Portugal Travel Series

Portugal travel series

In case this is your first visit to my blog… the month of November 2010 was been about Portugal. This month long series included travel tips and photo highlights along with special “Story Behind the Photo” posts.

Go back and read more or click on the name of one of the cities below for a direct link to the post. Enjoy!

What was covered this month on Portugal:

–      Lisbon

–       Sintra

–       Porto

–       Coimbra

–       Palace Hotel of Bussaco

To see more photos of Portugal visit The Monica Store or my stock photography site.

Travel Tips for the Palace Hotel of Bussaco in Portugal

Bussaco Palace Hotel in PortugalPalace Hotel of Bussaco – Portugal – Photography and Travel Tips

Palacio do Bucaco (Palace Hotel of Bussaco) is another fairytale palace in Portugal. If you have been following this Portugal series you will remember the post on Sintra, which described three storybook palaces, well the Bussaco palace is another one.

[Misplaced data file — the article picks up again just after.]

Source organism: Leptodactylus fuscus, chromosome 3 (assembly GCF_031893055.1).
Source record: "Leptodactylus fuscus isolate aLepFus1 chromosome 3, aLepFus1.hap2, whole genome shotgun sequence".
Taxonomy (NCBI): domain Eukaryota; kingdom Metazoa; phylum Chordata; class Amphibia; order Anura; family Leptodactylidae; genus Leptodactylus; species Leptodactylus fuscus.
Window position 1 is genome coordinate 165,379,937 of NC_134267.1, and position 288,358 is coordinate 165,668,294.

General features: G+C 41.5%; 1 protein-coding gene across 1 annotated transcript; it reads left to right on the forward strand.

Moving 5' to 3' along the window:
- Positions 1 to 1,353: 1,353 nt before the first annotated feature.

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Last summer I went to Coimbra and knew I wanted to see the Palacio do Bucaco and actually went within an hour of arriving in Coimbra. Luckily I went to the tourist information office for a map of Coimbra and inquired about the bus to Bussaco only to find out I had to go right away in order to see it, as the bus does not run on Sundays. Also the bus to Bussaco runs at odd times leaving you at the Palace for about four or five hours before you can return to Coimbra. (Buy the bus tickets at the bus station, which is about a 20-minute walk from the tourist information site).

The bus ride to Bussaco is quite nice with country views and you pass through a few towns. You also have the option of getting off to see Luso, the town below the Palace Hotel of Bussaco and the surrounding park.

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Bucaco Palace is now a luxury hotel and unless you stay there or eat an expensive meal at the restaurant (which serves small portions with strange sauces) you cannot see much of the inside. But it is worth stepping into the lobby and poking around before you are politely asked to leave.